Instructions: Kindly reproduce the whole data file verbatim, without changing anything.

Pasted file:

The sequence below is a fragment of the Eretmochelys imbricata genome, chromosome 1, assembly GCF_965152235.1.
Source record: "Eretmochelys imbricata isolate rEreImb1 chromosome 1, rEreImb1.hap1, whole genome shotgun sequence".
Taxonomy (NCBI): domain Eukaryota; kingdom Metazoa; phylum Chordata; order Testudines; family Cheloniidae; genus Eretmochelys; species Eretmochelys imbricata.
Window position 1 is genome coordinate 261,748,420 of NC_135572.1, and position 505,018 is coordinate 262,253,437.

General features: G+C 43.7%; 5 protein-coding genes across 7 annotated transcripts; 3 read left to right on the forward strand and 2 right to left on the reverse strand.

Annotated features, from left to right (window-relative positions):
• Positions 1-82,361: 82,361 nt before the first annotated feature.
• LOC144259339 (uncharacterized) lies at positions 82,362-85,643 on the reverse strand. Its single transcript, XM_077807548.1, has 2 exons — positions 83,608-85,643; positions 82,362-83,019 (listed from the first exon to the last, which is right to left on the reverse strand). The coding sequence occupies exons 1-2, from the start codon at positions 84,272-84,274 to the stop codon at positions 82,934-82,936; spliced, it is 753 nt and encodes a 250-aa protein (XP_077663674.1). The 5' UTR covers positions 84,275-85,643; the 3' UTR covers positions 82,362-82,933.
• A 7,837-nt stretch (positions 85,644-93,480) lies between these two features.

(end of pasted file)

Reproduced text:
The sequence below is a fragment of the Eretmochelys imbricata genome, chromosome 1, assembly GCF_965152235.1.
Source record: "Eretmochelys imbricata isolate rEreImb1 chromosome 1, rEreImb1.hap1, whole genome shotgun sequence".
Taxonomy (NCBI): domain Eukaryota; kingdom Metazoa; phylum Chordata; order Testudines; family Cheloniidae; genus Eretmochelys; species Eretmochelys imbricata.
Window position 1 is genome coordinate 261,748,420 of NC_135572.1, and position 505,018 is coordinate 262,253,437.

General features: G+C 43.7%; 5 protein-coding genes across 7 annotated transcripts; 3 read left to right on the forward strand and 2 right to left on the reverse strand.

Annotated features, from left to right (window-relative positions):
• Positions 1-82,361: 82,361 nt before the first annotated feature.
• LOC144259339 (uncharacterized) lies at positions 82,362-85,643 on the reverse strand. Its single transcript, XM_077807548.1, has 2 exons — positions 83,608-85,643; positions 82,362-83,019 (listed from the first exon to the last, which is right to left on the reverse strand). The coding sequence occupies exons 1-2, from the start codon at positions 84,272-84,274 to the stop codon at positions 82,934-82,936; spliced, it is 753 nt and encodes a 250-aa protein (XP_077663674.1). The 5' UTR covers positions 84,275-85,643; the 3' UTR covers positions 82,362-82,933.
• A 7,837-nt stretch (positions 85,644-93,480) lies between these two features.